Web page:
• Colossus is entirely CG in the Deadpool (2016) movie, which allows for a much more comic-accurate appearance than he had in the previous films in the X-Men Film Series (where he was played by a real actor until he armored up, Colossus here was always armored). Lampshaded in the opening credits, where he's billed as "A CGI character." The sequel adds the Juggernaut, another computer-generated character who looks more like his comic counterpart than he did in his last movie appearance.
  • Neill Blomkamp has used this extensively in all of his films:
  • In order to avoid the look of the character from the past movies, The 2015 Fantastic Four has Jamie Bell providing the voice and motion capture work for The Thing. They even brought in his old motion capture coach from The Adventures of Tintin to help out.
  • Some of the ghosts in the Ghostbusters series are animated this way.
  • For certain pivotal scenes in Godzilla (2014), Gareth Edwards had Andy Serkis himself hired to control the motions of Godzilla.
  • The house elves Dobby and Kreacher from Harry Potter (in the seventh film, they even decided to put stand-ins in the set instead of having actors acting with the empty).
  • Benedict Cumberbatch voiced as well as provided (references for) motion capture for the dragon Smaug in Peter Jackson's The Hobbit. Andy also returned as Gollum in the first film. The three trolls, the Great Goblin, Azog, and Bolg are also CGI characters created by motion capture. Cumberbatch also appeared as Smaug as a guest on The Late Show with Stephen Colbert.
  • At least a few of the CGI characters in Immortal.
  • Sonny and the rest of the I, Robot robots, with movements provided by the guy from Strictly Ballroom.
  • Many of the Martians in John Carter (such as the ones played by Willem Dafoe and Samantha Morton) are this.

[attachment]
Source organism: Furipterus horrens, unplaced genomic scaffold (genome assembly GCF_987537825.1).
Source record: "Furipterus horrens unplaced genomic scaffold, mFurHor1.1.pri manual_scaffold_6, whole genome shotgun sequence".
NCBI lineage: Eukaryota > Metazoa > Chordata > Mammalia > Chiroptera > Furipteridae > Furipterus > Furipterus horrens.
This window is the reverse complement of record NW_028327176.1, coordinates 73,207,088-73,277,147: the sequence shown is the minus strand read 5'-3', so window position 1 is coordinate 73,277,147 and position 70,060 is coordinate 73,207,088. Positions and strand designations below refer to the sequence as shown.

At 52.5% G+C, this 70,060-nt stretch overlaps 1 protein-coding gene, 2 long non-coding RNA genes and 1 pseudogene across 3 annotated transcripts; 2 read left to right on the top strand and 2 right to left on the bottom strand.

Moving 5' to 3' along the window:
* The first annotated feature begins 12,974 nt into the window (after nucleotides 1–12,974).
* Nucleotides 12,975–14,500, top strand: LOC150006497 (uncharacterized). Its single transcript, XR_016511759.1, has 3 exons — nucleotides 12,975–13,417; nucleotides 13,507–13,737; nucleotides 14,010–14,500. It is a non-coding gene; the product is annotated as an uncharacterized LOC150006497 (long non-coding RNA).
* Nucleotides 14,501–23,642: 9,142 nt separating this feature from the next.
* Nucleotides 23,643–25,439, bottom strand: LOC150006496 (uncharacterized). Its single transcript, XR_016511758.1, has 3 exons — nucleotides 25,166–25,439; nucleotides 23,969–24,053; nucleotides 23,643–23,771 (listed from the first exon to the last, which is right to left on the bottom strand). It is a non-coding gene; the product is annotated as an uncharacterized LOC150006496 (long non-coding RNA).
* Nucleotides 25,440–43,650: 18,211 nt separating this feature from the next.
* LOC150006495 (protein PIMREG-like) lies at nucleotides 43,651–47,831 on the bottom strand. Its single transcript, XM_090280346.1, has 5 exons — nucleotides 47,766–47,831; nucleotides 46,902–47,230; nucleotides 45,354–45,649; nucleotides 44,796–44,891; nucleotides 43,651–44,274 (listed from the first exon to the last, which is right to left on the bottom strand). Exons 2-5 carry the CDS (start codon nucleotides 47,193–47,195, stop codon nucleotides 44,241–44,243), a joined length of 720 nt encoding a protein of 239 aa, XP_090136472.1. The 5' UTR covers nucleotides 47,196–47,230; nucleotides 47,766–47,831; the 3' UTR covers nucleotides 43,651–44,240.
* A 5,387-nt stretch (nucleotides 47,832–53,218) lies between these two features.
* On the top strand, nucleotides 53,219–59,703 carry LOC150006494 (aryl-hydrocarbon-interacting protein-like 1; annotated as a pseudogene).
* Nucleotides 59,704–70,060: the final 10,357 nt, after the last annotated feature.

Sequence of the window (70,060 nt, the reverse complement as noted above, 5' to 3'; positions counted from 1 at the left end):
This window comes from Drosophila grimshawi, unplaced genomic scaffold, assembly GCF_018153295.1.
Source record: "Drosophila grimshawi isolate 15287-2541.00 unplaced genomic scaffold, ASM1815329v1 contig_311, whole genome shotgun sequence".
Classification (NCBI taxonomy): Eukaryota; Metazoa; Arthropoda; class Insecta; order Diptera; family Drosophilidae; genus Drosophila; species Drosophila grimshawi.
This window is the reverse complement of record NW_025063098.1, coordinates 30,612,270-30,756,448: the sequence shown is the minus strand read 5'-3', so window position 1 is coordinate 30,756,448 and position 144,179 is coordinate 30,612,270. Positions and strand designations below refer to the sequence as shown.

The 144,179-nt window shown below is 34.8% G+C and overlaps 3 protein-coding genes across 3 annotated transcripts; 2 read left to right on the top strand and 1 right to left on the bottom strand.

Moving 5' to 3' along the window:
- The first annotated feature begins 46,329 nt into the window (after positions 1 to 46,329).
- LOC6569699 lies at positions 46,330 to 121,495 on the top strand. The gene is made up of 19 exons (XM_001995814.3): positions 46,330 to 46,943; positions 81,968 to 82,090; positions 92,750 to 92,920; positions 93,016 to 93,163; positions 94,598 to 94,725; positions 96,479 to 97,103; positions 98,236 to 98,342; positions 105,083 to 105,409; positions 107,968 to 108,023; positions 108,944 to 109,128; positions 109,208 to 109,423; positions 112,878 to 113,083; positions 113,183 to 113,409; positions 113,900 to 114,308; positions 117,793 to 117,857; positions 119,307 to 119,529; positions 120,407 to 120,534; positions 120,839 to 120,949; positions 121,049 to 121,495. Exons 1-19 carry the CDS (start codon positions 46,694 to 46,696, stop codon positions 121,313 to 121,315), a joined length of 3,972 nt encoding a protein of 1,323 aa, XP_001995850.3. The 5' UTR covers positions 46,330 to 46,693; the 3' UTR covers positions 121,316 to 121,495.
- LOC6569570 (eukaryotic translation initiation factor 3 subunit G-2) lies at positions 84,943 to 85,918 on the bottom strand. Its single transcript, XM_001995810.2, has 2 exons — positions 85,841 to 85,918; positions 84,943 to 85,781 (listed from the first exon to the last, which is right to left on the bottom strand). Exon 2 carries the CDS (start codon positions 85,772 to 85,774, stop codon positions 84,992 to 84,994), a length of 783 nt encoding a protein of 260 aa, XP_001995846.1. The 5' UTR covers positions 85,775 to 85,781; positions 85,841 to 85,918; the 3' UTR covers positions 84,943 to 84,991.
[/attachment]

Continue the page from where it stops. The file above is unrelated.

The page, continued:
• Doug Jones is known for both this and being in full body suits. Fantastic Four: Rise of the Silver Surfer is particularly notable for having him performing as a depowered Surfer in a practical costume.
  • In The Jungle Book (2016), most of the characters aside from Mowgli, are rendered at least partially as a Serkis Person, especially Christopher Walken as King Louie and Bill Murray as Baloo. However, Kaa, voiced by Scarlett Johansson, is not, to avoid the Unintentional Uncanny Valley.
  • The eponymous character of Kangaroo Jack.
  • Marvel Cinematic Universe
    • The Incredible Hulk in both movies (in the first one, director Ang Lee himself provided the motion capture), and also in The Avengers, with motion capture provided by Banner's actor Mark Ruffalo.
    • Avengers: Age of Ultron:
      • Andy Serkis plays against type by playing Ulysses Klaue, who is not a CG creation. Though he did act as a consultant for the mo-cap of Ultron and the Hulk.
      • James Spader utilized motion-capture suits for all of Ultron's scenes, including his first form (which doesn't have a face). Every subsequent form of the character has facial expressions added to it in order to convey emotion.
    • This technique was used for Thanos in Avengers: Infinity War and Avengers: Endgame, with Josh Brolin providing the Mad Titan's voice and motion capture. The Children of Thanos (Ebony Maw, Proxima Midnight, Corvus Glaive, and Cull Obsidian) were created this way as well.
    • In Guardians of the Galaxy, Vin Diesel performed all the motion capture for Groot (whom he also voiced) used in the final version of the film. Another actor was used as a "stopgap" before he was cast, but none of his footage was ultimately used. Sean Gunn provided all of the motion capture for Rocket.
    • Spider-Man: Far From Home: Mysterio is a rare In-Universe example - the Mysterio we see during his fights with the Elementals is an illusion, controlled by the real Quentin Beck via a mocap suit. Conveniently, the fake Mysterio never removes his Fishbowl Helmet, which is part of Beck's mocap rig. He is able to switch between a practical costume and the illusionary superhero with ease. Then, at the end, Beck takes it up another level — the mocap suit Beck is revealed to be an illusion, created so Beck can invisibly sneak up and shoot Peter in the head.